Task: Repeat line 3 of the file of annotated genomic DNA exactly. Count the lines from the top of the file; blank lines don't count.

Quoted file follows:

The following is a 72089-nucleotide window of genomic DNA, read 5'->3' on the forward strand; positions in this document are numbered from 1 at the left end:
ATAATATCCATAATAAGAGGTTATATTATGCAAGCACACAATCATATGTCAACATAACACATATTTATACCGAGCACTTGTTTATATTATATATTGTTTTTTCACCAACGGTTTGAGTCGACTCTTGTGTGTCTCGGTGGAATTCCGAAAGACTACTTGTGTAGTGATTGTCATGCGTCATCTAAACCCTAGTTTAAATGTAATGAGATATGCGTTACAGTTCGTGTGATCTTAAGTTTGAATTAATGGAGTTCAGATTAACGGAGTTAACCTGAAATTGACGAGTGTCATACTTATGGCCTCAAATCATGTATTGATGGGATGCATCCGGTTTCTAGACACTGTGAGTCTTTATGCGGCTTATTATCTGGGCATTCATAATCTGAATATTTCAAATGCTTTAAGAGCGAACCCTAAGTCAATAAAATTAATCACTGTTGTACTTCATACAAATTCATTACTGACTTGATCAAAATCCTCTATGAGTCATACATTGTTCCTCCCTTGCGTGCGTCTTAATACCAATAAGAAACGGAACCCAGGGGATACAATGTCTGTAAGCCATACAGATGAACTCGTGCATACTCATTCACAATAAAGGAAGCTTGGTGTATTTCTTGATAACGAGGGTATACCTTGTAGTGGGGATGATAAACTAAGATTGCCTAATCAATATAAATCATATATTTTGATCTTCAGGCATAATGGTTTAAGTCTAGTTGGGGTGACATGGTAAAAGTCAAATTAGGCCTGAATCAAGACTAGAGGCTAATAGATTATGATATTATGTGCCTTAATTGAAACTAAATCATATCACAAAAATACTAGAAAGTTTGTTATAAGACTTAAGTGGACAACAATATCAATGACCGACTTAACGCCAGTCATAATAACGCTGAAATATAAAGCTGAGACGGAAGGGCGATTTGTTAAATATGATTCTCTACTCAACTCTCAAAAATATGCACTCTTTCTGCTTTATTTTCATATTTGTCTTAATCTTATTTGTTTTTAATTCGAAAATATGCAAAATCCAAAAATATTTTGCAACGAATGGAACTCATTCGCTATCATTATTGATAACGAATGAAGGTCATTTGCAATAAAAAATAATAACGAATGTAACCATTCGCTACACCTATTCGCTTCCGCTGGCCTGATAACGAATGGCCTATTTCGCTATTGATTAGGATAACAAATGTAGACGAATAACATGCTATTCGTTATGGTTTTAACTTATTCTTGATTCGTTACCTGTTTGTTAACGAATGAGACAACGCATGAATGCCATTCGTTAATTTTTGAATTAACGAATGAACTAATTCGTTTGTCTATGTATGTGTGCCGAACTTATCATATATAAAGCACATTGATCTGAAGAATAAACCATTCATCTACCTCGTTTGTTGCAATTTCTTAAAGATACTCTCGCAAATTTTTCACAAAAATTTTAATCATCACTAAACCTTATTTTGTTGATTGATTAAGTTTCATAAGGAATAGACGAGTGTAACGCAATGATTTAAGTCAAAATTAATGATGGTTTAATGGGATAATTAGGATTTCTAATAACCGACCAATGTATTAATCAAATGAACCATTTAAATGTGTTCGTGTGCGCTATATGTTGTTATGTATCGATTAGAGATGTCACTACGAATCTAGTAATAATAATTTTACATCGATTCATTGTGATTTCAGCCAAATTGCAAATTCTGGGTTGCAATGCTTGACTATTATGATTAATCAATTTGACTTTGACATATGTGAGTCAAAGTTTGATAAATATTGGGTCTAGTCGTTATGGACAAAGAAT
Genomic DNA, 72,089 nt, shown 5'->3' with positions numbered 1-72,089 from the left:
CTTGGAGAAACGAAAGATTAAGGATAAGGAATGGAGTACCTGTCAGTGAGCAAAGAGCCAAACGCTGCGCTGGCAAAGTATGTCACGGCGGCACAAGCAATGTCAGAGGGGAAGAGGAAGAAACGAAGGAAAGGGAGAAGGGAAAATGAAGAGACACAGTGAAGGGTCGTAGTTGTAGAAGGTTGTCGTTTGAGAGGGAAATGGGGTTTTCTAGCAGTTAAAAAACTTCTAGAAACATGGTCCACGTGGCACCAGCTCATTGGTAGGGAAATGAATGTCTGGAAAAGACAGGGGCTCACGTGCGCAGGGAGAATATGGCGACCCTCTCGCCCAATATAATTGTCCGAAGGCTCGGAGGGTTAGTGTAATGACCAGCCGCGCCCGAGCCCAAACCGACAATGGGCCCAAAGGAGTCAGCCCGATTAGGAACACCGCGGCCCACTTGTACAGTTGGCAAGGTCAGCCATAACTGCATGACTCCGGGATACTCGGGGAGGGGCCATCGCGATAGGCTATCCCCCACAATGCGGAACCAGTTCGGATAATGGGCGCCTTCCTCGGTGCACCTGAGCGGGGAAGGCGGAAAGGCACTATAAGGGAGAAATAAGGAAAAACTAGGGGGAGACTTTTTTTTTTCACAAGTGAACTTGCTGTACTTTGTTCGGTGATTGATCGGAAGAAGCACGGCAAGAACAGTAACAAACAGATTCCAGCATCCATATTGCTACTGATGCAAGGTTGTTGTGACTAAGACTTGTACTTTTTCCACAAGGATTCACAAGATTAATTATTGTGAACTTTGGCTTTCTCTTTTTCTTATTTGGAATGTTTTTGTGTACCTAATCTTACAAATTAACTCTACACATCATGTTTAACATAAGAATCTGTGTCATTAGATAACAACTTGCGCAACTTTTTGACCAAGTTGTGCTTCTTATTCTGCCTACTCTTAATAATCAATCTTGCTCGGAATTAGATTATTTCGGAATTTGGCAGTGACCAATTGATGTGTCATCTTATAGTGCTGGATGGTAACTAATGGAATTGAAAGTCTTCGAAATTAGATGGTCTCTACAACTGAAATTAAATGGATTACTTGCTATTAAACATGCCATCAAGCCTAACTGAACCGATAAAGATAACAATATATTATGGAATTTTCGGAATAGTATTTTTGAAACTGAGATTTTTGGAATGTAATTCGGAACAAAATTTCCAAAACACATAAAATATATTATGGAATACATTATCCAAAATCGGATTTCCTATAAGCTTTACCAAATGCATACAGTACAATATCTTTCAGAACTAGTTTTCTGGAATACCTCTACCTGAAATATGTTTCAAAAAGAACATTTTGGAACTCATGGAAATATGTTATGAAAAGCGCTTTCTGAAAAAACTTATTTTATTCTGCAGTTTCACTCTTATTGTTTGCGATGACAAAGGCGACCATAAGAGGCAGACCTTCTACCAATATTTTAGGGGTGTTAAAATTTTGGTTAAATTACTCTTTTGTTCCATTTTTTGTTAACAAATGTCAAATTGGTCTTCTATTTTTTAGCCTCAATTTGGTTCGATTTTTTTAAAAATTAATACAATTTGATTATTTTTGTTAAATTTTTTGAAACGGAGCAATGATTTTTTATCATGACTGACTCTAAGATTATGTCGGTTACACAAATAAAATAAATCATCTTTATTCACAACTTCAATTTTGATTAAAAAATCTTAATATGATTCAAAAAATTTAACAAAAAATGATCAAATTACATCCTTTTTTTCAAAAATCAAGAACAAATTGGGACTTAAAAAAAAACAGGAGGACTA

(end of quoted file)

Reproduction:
Genomic DNA, 72,089 nt, shown 5'->3' with positions numbered 1-72,089 from the left: